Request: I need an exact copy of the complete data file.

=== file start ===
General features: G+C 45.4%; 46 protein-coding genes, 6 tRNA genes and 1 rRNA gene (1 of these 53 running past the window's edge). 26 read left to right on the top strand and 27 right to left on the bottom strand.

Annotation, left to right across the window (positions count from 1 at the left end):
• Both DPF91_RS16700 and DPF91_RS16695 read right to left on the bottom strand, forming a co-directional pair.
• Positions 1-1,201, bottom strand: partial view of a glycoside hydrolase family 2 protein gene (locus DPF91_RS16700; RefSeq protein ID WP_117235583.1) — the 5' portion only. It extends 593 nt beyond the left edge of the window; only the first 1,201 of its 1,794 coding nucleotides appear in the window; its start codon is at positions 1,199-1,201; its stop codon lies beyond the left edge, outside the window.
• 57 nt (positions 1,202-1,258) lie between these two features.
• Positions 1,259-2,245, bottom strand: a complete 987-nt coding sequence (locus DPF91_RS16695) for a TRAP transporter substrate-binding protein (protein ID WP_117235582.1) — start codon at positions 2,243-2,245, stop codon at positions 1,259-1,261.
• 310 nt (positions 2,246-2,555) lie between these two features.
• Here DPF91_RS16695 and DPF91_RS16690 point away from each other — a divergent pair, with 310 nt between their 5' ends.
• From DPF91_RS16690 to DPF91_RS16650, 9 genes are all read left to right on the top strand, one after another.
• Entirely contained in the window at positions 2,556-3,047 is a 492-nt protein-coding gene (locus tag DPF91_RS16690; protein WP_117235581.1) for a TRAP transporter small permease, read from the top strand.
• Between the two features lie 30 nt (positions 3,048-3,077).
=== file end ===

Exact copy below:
General features: G+C 45.4%; 46 protein-coding genes, 6 tRNA genes and 1 rRNA gene (1 of these 53 running past the window's edge). 26 read left to right on the top strand and 27 right to left on the bottom strand.

Annotation, left to right across the window (positions count from 1 at the left end):
• Both DPF91_RS16700 and DPF91_RS16695 read right to left on the bottom strand, forming a co-directional pair.
• Positions 1-1,201, bottom strand: partial view of a glycoside hydrolase family 2 protein gene (locus DPF91_RS16700; RefSeq protein ID WP_117235583.1) — the 5' portion only. It extends 593 nt beyond the left edge of the window; only the first 1,201 of its 1,794 coding nucleotides appear in the window; its start codon is at positions 1,199-1,201; its stop codon lies beyond the left edge, outside the window.
• 57 nt (positions 1,202-1,258) lie between these two features.
• Positions 1,259-2,245, bottom strand: a complete 987-nt coding sequence (locus DPF91_RS16695) for a TRAP transporter substrate-binding protein (protein ID WP_117235582.1) — start codon at positions 2,243-2,245, stop codon at positions 1,259-1,261.
• 310 nt (positions 2,246-2,555) lie between these two features.
• Here DPF91_RS16695 and DPF91_RS16690 point away from each other — a divergent pair, with 310 nt between their 5' ends.
• From DPF91_RS16690 to DPF91_RS16650, 9 genes are all read left to right on the top strand, one after another.
• Entirely contained in the window at positions 2,556-3,047 is a 492-nt protein-coding gene (locus tag DPF91_RS16690; protein WP_117235581.1) for a TRAP transporter small permease, read from the top strand.
• Between the two features lie 30 nt (positions 3,048-3,077).